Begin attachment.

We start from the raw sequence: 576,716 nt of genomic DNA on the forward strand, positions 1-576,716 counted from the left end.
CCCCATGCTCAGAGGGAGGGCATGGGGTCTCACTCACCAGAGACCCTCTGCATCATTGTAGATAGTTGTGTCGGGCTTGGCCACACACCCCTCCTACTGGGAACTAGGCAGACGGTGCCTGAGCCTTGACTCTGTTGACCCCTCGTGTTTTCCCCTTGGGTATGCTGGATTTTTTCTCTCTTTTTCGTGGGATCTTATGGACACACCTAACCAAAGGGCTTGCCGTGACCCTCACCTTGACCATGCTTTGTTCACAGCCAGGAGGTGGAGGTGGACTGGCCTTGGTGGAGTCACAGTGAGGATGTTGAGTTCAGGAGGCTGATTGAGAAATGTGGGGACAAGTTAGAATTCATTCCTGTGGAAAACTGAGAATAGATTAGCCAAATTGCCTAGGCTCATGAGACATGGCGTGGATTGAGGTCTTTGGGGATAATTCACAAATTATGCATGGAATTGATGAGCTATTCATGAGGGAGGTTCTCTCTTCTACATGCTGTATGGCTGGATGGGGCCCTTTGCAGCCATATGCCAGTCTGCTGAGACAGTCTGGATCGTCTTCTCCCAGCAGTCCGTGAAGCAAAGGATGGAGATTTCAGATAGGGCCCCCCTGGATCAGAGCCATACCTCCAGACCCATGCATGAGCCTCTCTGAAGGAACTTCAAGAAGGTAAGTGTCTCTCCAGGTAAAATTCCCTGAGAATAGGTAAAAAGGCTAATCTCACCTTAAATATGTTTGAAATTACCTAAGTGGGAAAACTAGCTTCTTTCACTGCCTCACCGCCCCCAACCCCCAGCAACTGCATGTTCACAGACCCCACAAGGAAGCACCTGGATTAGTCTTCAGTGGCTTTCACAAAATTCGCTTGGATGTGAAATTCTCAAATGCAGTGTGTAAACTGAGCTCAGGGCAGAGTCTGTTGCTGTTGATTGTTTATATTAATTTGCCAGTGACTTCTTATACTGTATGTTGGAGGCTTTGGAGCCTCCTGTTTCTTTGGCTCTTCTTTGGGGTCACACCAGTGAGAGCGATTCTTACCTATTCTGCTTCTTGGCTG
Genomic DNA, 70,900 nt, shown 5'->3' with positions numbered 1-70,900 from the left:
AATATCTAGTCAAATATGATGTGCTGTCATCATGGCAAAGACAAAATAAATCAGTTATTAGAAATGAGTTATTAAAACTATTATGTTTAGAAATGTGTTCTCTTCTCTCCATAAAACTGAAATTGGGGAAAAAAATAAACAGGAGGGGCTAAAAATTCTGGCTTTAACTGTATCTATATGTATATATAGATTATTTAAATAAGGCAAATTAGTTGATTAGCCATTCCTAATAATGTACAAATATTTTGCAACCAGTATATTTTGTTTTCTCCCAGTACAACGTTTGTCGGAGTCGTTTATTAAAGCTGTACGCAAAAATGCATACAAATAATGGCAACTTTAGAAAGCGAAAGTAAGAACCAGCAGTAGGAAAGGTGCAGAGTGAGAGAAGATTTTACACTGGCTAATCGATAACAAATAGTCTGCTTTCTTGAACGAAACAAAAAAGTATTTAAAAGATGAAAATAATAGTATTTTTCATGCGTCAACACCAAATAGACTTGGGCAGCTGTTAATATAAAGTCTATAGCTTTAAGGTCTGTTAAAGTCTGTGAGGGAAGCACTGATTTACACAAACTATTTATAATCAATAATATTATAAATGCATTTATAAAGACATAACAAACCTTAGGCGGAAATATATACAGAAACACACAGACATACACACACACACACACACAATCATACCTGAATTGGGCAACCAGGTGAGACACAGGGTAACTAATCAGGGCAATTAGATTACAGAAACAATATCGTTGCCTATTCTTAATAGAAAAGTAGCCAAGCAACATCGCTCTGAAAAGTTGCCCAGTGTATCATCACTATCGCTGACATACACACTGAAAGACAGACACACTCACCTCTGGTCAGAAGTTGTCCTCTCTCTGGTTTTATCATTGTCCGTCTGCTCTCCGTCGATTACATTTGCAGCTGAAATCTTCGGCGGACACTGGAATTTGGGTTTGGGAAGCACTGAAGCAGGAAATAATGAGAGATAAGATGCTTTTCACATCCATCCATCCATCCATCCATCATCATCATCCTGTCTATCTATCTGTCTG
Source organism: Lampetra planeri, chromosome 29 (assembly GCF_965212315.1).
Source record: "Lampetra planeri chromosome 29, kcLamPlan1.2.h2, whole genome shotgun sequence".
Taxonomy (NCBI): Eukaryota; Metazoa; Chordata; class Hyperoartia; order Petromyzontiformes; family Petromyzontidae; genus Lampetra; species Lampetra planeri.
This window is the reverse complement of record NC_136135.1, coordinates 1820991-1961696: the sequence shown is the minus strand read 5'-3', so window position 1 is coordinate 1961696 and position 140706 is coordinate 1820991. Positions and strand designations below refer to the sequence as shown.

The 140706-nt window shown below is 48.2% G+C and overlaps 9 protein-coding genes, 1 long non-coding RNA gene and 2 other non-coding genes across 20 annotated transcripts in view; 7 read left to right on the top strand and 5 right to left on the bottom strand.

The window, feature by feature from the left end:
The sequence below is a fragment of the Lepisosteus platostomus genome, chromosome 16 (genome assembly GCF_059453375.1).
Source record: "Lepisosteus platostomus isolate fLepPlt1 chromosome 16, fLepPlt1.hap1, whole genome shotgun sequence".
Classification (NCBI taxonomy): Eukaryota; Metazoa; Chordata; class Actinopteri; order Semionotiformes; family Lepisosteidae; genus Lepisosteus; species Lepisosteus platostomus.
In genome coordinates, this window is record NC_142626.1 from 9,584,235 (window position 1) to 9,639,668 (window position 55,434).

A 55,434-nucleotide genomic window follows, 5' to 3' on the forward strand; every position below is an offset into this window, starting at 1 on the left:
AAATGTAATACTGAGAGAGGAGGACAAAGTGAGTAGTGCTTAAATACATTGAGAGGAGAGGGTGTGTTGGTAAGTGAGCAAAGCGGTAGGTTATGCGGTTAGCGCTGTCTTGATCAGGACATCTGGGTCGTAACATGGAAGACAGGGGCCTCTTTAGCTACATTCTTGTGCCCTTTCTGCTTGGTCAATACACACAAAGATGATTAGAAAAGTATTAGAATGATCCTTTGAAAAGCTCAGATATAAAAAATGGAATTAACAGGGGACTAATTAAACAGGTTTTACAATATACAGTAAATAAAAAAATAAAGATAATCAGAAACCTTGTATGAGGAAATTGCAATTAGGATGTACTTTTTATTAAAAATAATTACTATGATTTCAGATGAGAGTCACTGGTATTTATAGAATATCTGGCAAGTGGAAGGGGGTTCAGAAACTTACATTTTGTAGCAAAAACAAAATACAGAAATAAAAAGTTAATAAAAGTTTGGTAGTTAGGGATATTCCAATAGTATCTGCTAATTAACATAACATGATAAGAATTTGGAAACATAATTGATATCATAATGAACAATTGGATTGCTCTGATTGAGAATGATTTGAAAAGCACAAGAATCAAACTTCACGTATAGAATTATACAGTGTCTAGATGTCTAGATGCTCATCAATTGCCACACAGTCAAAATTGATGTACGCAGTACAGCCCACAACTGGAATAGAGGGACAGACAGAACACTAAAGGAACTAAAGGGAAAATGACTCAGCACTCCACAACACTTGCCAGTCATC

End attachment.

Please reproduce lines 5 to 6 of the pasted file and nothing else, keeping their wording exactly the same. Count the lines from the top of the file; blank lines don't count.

Source organism: Lampetra planeri, chromosome 29 (assembly GCF_965212315.1).
Source record: "Lampetra planeri chromosome 29, kcLamPlan1.2.h2, whole genome shotgun sequence".